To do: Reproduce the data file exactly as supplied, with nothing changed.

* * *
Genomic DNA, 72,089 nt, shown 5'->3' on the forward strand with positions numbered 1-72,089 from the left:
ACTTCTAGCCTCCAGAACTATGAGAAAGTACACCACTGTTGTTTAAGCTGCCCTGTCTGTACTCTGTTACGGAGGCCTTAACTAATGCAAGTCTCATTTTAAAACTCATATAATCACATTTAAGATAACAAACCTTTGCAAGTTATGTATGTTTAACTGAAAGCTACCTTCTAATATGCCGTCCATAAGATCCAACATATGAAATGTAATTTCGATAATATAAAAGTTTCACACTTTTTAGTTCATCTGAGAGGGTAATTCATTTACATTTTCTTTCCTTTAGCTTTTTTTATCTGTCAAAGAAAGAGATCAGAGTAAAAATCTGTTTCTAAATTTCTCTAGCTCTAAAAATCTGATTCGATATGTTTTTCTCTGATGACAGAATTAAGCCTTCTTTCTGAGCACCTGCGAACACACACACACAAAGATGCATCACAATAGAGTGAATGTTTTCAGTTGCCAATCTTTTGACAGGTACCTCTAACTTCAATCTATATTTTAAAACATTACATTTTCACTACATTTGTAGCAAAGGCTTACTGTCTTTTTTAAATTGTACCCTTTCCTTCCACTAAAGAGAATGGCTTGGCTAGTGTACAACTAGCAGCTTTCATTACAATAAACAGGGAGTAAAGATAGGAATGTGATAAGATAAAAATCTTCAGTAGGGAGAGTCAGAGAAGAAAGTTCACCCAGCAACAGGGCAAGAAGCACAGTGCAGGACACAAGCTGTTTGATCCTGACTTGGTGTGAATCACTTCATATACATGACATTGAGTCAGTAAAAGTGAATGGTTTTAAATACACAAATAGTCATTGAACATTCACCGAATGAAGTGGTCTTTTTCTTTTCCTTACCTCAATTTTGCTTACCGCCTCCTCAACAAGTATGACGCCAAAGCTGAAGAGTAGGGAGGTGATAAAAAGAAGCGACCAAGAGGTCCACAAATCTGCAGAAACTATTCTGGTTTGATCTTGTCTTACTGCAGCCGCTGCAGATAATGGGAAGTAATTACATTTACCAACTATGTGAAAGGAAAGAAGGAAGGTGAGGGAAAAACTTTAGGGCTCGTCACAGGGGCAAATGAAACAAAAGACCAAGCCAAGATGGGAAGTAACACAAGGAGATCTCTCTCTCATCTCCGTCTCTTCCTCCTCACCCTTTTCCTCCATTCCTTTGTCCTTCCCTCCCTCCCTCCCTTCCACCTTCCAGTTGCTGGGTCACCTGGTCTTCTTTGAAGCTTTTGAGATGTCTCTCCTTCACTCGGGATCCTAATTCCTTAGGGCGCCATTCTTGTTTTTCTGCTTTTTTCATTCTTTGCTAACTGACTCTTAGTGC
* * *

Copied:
Genomic DNA, 72,089 nt, shown 5'->3' on the forward strand with positions numbered 1-72,089 from the left:
ACTTCTAGCCTCCAGAACTATGAGAAAGTACACCACTGTTGTTTAAGCTGCCCTGTCTGTACTCTGTTACGGAGGCCTTAACTAATGCAAGTCTCATTTTAAAACTCATATAATCACATTTAAGATAACAAACCTTTGCAAGTTATGTATGTTTAACTGAAAGCTACCTTCTAATATGCCGTCCATAAGATCCAACATATGAAATGTAATTTCGATAATATAAAAGTTTCACACTTTTTAGTTCATCTGAGAGGGTAATTCATTTACATTTTCTTTCCTTTAGCTTTTTTTATCTGTCAAAGAAAGAGATCAGAGTAAAAATCTGTTTCTAAATTTCTCTAGCTCTAAAAATCTGATTCGATATGTTTTTCTCTGATGACAGAATTAAGCCTTCTTTCTGAGCACCTGCGAACACACACACACAAAGATGCATCACAATAGAGTGAATGTTTTCAGTTGCCAATCTTTTGACAGGTACCTCTAACTTCAATCTATATTTTAAAACATTACATTTTCACTACATTTGTAGCAAAGGCTTACTGTCTTTTTTAAATTGTACCCTTTCCTTCCACTAAAGAGAATGGCTTGGCTAGTGTACAACTAGCAGCTTTCATTACAATAAACAGGGAGTAAAGATAGGAATGTGATAAGATAAAAATCTTCAGTAGGGAGAGTCAGAGAAGAAAGTTCACCCAGCAACAGGGCAAGAAGCACAGTGCAGGACACAAGCTGTTTGATCCTGACTTGGTGTGAATCACTTCATATACATGACATTGAGTCAGTAAAAGTGAATGGTTTTAAATACACAAATAGTCATTGAACATTCACCGAATGAAGTGGTCTTTTTCTTTTCCTTACCTCAATTTTGCTTACCGCCTCCTCAACAAGTATGACGCCAAAGCTGAAGAGTAGGGAGGTGATAAAAAGAAGCGACCAAGAGGTCCACAAATCTGCAGAAACTATTCTGGTTTGATCTTGTCTTACTGCAGCCGCTGCAGATAATGGGAAGTAATTACATTTACCAACTATGTGAAAGGAAAGAAGGAAGGTGAGGGAAAAACTTTAGGGCTCGTCACAGGGGCAAATGAAACAAAAGACCAAGCCAAGATGGGAAGTAACACAAGGAGATCTCTCTCTCATCTCCGTCTCTTCCTCCTCACCCTTTTCCTCCATTCCTTTGTCCTTCCCTCCCTCCCTCCCTTCCACCTTCCAGTTGCTGGGTCACCTGGTCTTCTTTGAAGCTTTTGAGATGTCTCTCCTTCACTCGGGATCCTAATTCCTTAGGGCGCCATTCTTGTTTTTCTGCTTTTTTCATTCTTTGCTAACTGACTCTTAGTGC